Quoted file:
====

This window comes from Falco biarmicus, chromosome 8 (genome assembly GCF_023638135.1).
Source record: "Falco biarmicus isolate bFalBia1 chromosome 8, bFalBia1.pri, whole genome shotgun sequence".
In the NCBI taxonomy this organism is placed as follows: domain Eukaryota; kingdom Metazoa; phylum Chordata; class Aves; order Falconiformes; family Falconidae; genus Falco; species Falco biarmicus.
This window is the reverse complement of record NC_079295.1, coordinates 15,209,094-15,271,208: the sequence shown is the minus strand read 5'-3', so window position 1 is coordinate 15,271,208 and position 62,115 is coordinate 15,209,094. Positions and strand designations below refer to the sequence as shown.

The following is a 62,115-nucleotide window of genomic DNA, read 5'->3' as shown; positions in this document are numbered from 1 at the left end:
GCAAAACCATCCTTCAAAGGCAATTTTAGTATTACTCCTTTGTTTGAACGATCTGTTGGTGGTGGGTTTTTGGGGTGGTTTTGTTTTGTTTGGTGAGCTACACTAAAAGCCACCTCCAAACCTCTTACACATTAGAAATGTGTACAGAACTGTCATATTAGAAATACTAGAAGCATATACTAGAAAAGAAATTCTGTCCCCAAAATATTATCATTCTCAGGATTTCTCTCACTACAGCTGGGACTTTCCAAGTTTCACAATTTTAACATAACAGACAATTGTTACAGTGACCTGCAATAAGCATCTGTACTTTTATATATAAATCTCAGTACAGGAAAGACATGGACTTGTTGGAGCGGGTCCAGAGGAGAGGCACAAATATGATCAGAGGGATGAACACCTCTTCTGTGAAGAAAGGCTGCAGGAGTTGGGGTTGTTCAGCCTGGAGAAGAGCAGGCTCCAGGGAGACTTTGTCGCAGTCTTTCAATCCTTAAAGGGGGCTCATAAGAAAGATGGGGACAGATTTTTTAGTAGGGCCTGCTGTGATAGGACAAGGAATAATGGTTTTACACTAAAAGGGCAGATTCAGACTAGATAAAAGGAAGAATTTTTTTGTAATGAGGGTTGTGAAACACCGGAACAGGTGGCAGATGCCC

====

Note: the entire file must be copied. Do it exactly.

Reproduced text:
This window comes from Falco biarmicus, chromosome 8 (genome assembly GCF_023638135.1).
Source record: "Falco biarmicus isolate bFalBia1 chromosome 8, bFalBia1.pri, whole genome shotgun sequence".
In the NCBI taxonomy this organism is placed as follows: domain Eukaryota; kingdom Metazoa; phylum Chordata; class Aves; order Falconiformes; family Falconidae; genus Falco; species Falco biarmicus.
This window is the reverse complement of record NC_079295.1, coordinates 15,209,094-15,271,208: the sequence shown is the minus strand read 5'-3', so window position 1 is coordinate 15,271,208 and position 62,115 is coordinate 15,209,094. Positions and strand designations below refer to the sequence as shown.

The following is a 62,115-nucleotide window of genomic DNA, read 5'->3' as shown; positions in this document are numbered from 1 at the left end:
GCAAAACCATCCTTCAAAGGCAATTTTAGTATTACTCCTTTGTTTGAACGATCTGTTGGTGGTGGGTTTTTGGGGTGGTTTTGTTTTGTTTGGTGAGCTACACTAAAAGCCACCTCCAAACCTCTTACACATTAGAAATGTGTACAGAACTGTCATATTAGAAATACTAGAAGCATATACTAGAAAAGAAATTCTGTCCCCAAAATATTATCATTCTCAGGATTTCTCTCACTACAGCTGGGACTTTCCAAGTTTCACAATTTTAACATAACAGACAATTGTTACAGTGACCTGCAATAAGCATCTGTACTTTTATATATAAATCTCAGTACAGGAAAGACATGGACTTGTTGGAGCGGGTCCAGAGGAGAGGCACAAATATGATCAGAGGGATGAACACCTCTTCTGTGAAGAAAGGCTGCAGGAGTTGGGGTTGTTCAGCCTGGAGAAGAGCAGGCTCCAGGGAGACTTTGTCGCAGTCTTTCAATCCTTAAAGGGGGCTCATAAGAAAGATGGGGACAGATTTTTTAGTAGGGCCTGCTGTGATAGGACAAGGAATAATGGTTTTACACTAAAAGGGCAGATTCAGACTAGATAAAAGGAAGAATTTTTTTGTAATGAGGGTTGTGAAACACCGGAACAGGTGGCAGATGCCC